Oh, no. I recognize this feeling again and know I'm dreaming. I see my grandmother in a crowd and I don't recognize anyone around her. Oh, God. There is my grandfather. What is he doing? He's just standing there...watching. Watching what? I do not want to wait to find out. 

My chest is heaving. I'm running towards my grandmother. I have to reach her. Just as I reach her, she falls backwards. She's on the ground now and my grandfather is standing beside her with his hands folded in front of him. Oh, God. I don't see any blood, but she is so...lifeless.

I look up and scream at my grandfather. "Why are you just standing there? Do something!"

He does not speak. I didn't expect him to. He offers me a comforting smile. What is that around his neck? Is he wearing a gold necklace? What is that? There is some kind of time piece attached to it resting on his chest. I have to see it. He's going to turn away. This is important. Move! I struggle to see the time piece. There! I got it! 3:20. I'm awake.

What the hell was that?

Several weeks later...

My grandmother is over at my house for a visit. Time for a chat. Without going into too much detail i.e. she's lifeless on the ground, I tell her about my dreams. She sits back and listens, quietly taking it all in. Oh, God. I think I know that look. My grandmother wants to have me committed. After I unburden myself, I sit back and take a deep breath. 

She sits forward and smiles. "Your grandfather used to dream all of the time, but he always would dream numbers. I don't know why."

"That's interesting, but knowing I had to look at this time piece around his neck was really bizarre. It was if I had to see it before the dream would end. 3:20 means nothing to me anyway."

"But it means something to me," my grandmother speaks.

I'm sure I paled. "What?" I ask.

"3:20 is the time your grandfather died. There is no way you could have known that."


Have you ever had a dream that was so intense you would swear it was real?

Sunday, May 2, 2010

The Love of Pets

This is Zoe. She's part Lab and part ???

Growing up, my family had a mixed black poodle named Sammy. I would have loved to known what she was mixed with since she never acted like a true poodle. She was extremely smart and a great family pet. When she died at 12, I never thought another dog could replace her.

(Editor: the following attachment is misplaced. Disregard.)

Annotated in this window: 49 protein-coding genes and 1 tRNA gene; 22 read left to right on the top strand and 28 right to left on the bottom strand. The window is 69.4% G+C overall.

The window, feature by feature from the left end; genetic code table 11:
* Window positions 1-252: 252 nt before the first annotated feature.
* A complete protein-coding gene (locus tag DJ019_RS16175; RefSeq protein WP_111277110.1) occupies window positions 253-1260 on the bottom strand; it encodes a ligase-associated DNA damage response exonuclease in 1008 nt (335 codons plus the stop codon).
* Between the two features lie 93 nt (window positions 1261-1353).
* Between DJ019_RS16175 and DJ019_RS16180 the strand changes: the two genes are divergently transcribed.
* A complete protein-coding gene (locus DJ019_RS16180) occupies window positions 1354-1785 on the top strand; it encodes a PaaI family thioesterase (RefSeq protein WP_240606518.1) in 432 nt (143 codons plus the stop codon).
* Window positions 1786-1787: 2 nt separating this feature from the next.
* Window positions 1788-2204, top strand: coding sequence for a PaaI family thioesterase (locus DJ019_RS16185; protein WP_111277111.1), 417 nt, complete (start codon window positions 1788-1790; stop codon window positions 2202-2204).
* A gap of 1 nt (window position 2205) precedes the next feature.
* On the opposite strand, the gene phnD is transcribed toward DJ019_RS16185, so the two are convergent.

Imagine my surprise when my future DH surprised me on my 21st birthday. He had wrapped up a chocolate lab pup in one of his flannel shirts. Her big, floppy ears and big feet were so adorable on her small frame. We named her Cassius. My entire family has a habit of giving male names to female dogs!

I have never seen such an intelligent dog. She could throw away garbage into the garbage can, fetch shoes (believe it or not, matching shoes), bring her bowl to you at feeding time, fetch the Kleenex box without tearing it or pulling them out and all you had to say was, "Could you do me a favor?" She would jump down on her front paws and slightly lower her head which was her way of saying, "I'm waiting! What do you want me to do?" She was amazing.

We had 14 wonderful years with her. When she died, my DH and I vowed never to get another dog. What we did not realize was how that decision impacted our kids. They begged for a pet--relentlessly. We discussed it some more and realized it was unfair to the kids since we were both raised with dogs in the family. Besides, it was important they learned responsibility and the love of caring for a pet. 

With all of the abused and abandoned animals out there, we decided to go to a local animal shelter. Since we had such a good experience with Cassius, I was hell-bent on getting another lab. When we arrived at the shelter, we found a black lab. When we pulled her out, she was buck-wild, jumping and pouncing on the kids. We tried several other mixed breeds and this was not going to work. The dogs were not good with the kids.

The kids were extremely disappointed and just as we were walking out the door; we saw Zoe and my daughter fell in love. We pulled her out and she was a very calm dog and did great with the kids. One of the workers told us that she was just dumped on their doorstep the previous night.  This was her. This was the one

When we brought her home, we could not believe how she barely had accidents in the house. She did all of her business outside. Could it be? Could we have another Cassius on our hands? Zoe was a great fit.

We made her vet appointment. When the vet came into the room, he asked how she was doing. I told him we were blessed with another smart dog. She is only 8 weeks old and already going outside.

Upon examination, he started to laugh. "How old did the shelter tell you she was?"

"6 weeks when we took her home."

He concentrated on her teeth and laughed. "This dog is not 6 weeks. Try about 5 months."


Apparently, Zoe was about full-grown at the time. To this day, she still looks like a yellow Lab pup. It didn't matter to us. Zoe was home. She was welcomed into the family the only way my kids new how to welcome her...


What about you? Do you have any pets that are special in your life?